|Ottawa||1949-08-24 (Founding member)||37,242,571||9,984,670 km2 (3,855,103 sq mi)|
Republic of Croatia
|Croatian: Hrvatska — Republika Hrvatska||Zagreb
|2009-04-01||4,105,493||56,594 km2 (21,851 sq mi)||Previously part of Yugoslavia 1945–1991 (Non-aligned).|
|Czech: Česko — Česká republika||Prague
|1999-03-12||10,625,449||78,867 km2 (30,451 sq mi)||Member of the rival Warsaw Pact 1955–1991 as part of Czechoslovakia.|
Kingdom of Denmark
|Danish: Danmark — Kongeriget Danmark||Copenhagen
|1949-08-24 (Founding member)||5,806,015||2,210,000 km2 (853,286 sq mi)||Denmark's NATO membership includes the Faroe Islands and Greenland.|
Republic of Estonia
|Estonian: Eesti — Eesti Vabariik||Tallinn
|2004-03-29||1,315,000||45,228 km2 (17,463 sq mi)||Member of the rival Warsaw Pact 1955–1991 as part of the Soviet Union.|
|French: France — République française||Paris
|1949-08-24 (Founding member)||67,348,000||643,427 km2 (248,429 sq mi)||Membership extended as the Fourth French Republic (including French Algeria until 1962). France withdrew from the integrated military command in 1966 to pursue an independent defense system but returned to full participation in 2009.|
Federal Republic of Germany
|German: Deutschland — Bundesrepublik Deutschland||Berlin
|1955-05-8||82,800,000||357,022 km2 (137,847 sq mi)||Commonly known as West Germany when it joined; it later reunited with Saarland in 1957 and with the Berlin territories and East Germany on 3 October 1990. East Germany was a member of the rival Warsaw Pact 1956–1990.|
|Greek: Ελλάς — Ελληνική Δημοκρατία (Ellás — Ellinikí Dimokratía)||Athens
Greek: Αθήνα (Athína)
|1952-02-18||10,816,286||131,957 km2 (50,949 sq mi)||Membership extended as the Kingdom of Greece. Greece withdrew its forces from NATO's military command structure from 1974 to 1980 as a result of Greco-Turkish tensions following the 1974 Turkish invasion of Cyprus.|
|1999-03-12||9,771,000||93,028 km2 (35,918 sq mi)||Member of the rival Warsaw Pact 1955–1991.|
Republic of Iceland
|Icelandic: Ísland — Lýðveldið Ísland||Reykjavík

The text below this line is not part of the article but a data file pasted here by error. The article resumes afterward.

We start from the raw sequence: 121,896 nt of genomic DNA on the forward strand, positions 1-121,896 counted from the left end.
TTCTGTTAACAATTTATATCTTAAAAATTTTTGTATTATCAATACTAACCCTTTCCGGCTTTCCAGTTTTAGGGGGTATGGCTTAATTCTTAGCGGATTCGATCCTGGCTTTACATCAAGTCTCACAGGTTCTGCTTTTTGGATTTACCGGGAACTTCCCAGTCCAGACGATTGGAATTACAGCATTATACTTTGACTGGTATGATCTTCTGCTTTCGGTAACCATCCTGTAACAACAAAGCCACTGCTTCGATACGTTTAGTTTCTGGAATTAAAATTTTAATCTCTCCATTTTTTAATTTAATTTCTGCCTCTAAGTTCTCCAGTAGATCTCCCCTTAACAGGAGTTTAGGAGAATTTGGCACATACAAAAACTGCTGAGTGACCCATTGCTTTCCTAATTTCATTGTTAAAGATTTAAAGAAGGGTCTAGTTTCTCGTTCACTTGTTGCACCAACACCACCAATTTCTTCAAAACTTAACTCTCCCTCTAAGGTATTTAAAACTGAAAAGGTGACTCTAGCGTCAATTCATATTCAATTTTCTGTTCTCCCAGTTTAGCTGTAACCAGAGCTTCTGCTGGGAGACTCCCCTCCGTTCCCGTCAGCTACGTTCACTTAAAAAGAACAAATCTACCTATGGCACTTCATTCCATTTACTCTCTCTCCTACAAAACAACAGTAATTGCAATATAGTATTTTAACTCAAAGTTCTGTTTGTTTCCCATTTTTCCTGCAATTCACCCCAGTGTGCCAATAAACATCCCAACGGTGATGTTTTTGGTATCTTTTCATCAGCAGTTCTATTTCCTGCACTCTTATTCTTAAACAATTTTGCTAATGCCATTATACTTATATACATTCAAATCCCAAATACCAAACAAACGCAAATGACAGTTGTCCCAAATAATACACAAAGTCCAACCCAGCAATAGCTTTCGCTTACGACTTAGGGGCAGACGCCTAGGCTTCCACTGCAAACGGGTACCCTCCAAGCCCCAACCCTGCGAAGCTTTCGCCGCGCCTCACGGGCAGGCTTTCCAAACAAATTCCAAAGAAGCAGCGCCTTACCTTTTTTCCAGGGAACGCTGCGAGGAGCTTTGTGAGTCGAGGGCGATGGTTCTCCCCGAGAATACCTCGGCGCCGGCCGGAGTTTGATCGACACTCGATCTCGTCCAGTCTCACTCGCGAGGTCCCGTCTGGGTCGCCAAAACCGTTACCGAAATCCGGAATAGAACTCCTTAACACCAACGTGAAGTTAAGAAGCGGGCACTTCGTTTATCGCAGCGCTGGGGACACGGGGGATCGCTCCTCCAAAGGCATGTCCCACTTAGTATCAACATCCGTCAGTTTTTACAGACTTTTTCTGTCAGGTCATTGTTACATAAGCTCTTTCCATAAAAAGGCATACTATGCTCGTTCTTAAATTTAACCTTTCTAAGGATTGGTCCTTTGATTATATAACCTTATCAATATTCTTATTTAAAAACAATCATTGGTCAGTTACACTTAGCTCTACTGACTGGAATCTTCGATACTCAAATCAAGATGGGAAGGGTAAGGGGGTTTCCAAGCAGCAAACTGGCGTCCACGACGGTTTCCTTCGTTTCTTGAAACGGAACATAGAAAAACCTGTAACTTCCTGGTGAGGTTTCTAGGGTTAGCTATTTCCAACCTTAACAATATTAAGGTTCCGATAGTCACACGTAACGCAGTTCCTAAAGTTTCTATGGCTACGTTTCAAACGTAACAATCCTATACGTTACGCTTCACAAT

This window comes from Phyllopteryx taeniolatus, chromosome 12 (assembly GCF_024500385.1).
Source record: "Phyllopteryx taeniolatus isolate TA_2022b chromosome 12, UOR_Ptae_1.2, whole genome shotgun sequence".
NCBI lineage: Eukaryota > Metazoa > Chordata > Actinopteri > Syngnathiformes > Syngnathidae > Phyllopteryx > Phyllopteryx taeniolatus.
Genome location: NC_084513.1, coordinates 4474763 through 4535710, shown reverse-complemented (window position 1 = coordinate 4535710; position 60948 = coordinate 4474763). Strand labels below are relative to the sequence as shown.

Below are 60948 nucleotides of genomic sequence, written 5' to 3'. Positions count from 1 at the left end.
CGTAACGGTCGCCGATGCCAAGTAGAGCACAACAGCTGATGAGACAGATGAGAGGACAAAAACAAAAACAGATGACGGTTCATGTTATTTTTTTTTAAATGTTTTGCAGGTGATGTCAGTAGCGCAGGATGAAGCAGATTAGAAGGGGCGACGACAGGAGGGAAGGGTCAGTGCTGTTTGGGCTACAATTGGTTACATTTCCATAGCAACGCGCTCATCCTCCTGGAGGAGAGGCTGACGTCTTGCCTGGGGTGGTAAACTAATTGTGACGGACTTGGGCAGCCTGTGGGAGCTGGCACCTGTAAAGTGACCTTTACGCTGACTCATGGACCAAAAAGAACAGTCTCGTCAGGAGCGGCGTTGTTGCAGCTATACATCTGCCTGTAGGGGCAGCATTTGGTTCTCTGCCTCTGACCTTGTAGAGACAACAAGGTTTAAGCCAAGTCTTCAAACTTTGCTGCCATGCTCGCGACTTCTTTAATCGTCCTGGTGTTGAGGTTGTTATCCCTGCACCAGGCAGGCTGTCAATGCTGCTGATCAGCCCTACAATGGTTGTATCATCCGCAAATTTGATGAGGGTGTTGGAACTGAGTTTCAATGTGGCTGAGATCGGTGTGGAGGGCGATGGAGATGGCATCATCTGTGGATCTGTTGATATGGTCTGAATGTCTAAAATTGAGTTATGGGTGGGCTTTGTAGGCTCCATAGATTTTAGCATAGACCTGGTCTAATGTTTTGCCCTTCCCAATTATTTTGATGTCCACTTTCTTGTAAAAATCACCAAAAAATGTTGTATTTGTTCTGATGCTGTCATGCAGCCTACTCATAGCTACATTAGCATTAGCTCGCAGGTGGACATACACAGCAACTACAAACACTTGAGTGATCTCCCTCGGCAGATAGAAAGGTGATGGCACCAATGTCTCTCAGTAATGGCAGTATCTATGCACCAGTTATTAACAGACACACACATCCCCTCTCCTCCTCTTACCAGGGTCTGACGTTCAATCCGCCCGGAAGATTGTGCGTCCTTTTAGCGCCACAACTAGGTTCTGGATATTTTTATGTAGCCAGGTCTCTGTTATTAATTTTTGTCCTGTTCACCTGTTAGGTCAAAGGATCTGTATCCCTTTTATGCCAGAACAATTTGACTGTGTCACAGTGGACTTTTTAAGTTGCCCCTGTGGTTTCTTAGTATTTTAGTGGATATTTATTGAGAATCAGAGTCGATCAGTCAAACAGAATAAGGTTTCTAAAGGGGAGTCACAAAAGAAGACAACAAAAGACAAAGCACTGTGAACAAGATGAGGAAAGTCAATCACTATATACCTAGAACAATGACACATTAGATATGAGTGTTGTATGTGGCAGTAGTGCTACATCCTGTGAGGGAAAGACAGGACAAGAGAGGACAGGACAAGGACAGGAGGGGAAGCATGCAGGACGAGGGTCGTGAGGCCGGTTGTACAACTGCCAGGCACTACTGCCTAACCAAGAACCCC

|1949-08-24 (Founding member)||350,710||103,000 km2 (39,769 sq mi)||Iceland, the sole member that does not have its own standing army, joined on the condition that it would not be expected to establish one. However, its strategic geographic position in the Atlantic made it an invaluable member. It has a Coast Guard and has contributed a voluntary peacekeeping force, trained in Norway for NATO.|
|Italian: Italia — Repubblica Italiana||Rome
|1949-08-24 (Founding member)||60,494,118||301,340 km2 (116,348 sq mi)|
Republic of Latvia
|Latvian: Latvija — Latvijas Republika||Riga
|2004-03-29||1,934,379||64,589 km2 (24,938 sq mi)||Member of the rival Warsaw Pact 1955–1991 as part of the Soviet Union.|
Republic of Lithuania
|Lithuanian: Lietuva — Lietuvos Respublika||Vilnius
|2004-03-29||2,797,000||65,300 km2 (25,212 sq mi)||Member of the rival Warsaw Pact 1955–1991 as part of the Soviet Union.|
Grand Duchy of Luxembourg
|Luxembourgish: Groussherzogtum Lëtzebuerg
French: Luxembourg — Grand-Duché de Luxembourg
German: Luxemburg — Großherzogtum Luxemburg
|1949-08-24 (Founding member)||602,000||2,586 km2 (998 sq mi)|
|Montenegro[i]||Montenegrin: Црна Гора, Crna Gora||Podgorica
Montenegrin: Подгорица, Podgorica
|2017-06-05||642,550||13,812 km2 (5,333 sq mi)||Previously part of Yugoslavia 1945–1991 (Non-aligned).|
Kingdom of the Netherlands
|Dutch: Nederland — Koninkrijk der Nederlanden
West Frisian: Nederlân — Keninkryk fan de Nederlannen
Papiamento: Hulandu — Reino di Hulanda
The Hague (seat of government)
West Frisian: Amsterdam
Dutch: 's-Gravenhage / Den Haag